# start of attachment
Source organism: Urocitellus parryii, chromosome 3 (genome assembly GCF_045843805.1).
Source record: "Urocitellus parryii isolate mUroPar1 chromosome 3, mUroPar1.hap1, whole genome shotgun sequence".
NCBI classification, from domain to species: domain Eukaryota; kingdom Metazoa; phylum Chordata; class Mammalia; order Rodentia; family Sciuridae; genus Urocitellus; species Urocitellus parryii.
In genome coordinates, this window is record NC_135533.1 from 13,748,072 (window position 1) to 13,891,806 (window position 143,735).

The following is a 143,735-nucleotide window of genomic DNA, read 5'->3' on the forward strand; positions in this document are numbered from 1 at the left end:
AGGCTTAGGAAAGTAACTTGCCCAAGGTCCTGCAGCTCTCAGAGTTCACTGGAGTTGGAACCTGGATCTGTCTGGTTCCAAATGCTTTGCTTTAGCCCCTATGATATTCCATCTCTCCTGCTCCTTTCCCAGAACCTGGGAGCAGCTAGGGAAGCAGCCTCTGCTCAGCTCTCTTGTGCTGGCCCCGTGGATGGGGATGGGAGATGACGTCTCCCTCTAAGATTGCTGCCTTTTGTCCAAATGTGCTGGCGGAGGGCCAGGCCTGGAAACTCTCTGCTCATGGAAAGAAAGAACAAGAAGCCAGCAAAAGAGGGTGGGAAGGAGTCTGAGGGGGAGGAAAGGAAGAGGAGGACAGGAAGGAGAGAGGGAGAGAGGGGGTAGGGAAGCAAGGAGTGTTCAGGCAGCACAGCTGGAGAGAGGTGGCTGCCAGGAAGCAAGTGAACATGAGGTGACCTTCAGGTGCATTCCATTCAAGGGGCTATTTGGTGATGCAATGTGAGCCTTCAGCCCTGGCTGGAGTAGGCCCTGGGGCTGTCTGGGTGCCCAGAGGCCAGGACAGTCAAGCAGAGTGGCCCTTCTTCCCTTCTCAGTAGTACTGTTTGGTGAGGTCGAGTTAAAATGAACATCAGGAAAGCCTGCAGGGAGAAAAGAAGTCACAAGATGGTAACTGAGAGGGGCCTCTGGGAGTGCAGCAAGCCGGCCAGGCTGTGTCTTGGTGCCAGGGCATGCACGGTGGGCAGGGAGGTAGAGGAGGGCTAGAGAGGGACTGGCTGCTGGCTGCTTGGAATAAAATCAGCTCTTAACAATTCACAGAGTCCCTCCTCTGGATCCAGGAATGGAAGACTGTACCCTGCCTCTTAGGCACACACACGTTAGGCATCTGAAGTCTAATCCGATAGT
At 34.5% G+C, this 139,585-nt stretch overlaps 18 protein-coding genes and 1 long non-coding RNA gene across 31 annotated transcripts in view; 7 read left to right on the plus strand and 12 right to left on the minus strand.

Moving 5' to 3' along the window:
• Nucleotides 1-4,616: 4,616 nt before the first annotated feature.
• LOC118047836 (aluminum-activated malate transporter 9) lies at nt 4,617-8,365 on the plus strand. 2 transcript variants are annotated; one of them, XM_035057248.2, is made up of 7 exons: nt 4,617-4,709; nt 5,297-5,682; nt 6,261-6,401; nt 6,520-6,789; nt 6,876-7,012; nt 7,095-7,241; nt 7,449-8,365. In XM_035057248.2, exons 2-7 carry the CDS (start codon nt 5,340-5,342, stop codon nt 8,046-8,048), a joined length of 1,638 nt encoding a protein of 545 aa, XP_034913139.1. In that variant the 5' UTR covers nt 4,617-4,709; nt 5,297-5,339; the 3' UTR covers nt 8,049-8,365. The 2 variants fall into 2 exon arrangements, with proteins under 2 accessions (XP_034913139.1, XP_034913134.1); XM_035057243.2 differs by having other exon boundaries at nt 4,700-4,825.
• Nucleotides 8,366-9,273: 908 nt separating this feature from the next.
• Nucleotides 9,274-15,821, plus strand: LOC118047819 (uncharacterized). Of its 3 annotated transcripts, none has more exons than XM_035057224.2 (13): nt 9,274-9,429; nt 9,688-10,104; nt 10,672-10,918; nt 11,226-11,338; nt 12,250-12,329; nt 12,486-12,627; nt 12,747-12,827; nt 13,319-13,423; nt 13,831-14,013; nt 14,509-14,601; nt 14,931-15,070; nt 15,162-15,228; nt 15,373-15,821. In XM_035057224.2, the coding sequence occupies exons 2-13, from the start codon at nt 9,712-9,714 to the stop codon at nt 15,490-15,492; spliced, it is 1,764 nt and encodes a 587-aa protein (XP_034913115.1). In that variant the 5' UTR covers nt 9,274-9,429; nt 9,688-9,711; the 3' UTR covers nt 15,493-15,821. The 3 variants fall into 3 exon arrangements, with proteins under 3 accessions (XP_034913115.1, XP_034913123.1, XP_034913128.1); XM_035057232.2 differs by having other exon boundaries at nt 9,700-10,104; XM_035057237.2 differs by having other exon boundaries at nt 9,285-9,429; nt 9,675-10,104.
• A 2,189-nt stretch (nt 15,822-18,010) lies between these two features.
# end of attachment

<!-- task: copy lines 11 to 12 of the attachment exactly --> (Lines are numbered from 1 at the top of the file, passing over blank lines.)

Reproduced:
• Nucleotides 8,366-9,273: 908 nt separating this feature from the next.
• Nucleotides 9,274-15,821, plus strand: LOC118047819 (uncharacterized). Of its 3 annotated transcripts, none has more exons than XM_035057224.2 (13): nt 9,274-9,429; nt 9,688-10,104; nt 10,672-10,918; nt 11,226-11,338; nt 12,250-12,329; nt 12,486-12,627; nt 12,747-12,827; nt 13,319-13,423; nt 13,831-14,013; nt 14,509-14,601; nt 14,931-15,070; nt 15,162-15,228; nt 15,373-15,821. In XM_035057224.2, the coding sequence occupies exons 2-13, from the start codon at nt 9,712-9,714 to the stop codon at nt 15,490-15,492; spliced, it is 1,764 nt and encodes a 587-aa protein (XP_034913115.1). In that variant the 5' UTR covers nt 9,274-9,429; nt 9,688-9,711; the 3' UTR covers nt 15,493-15,821. The 3 variants fall into 3 exon arrangements, with proteins under 3 accessions (XP_034913115.1, XP_034913123.1, XP_034913128.1); XM_035057232.2 differs by having other exon boundaries at nt 9,700-10,104; XM_035057237.2 differs by having other exon boundaries at nt 9,285-9,429; nt 9,675-10,104.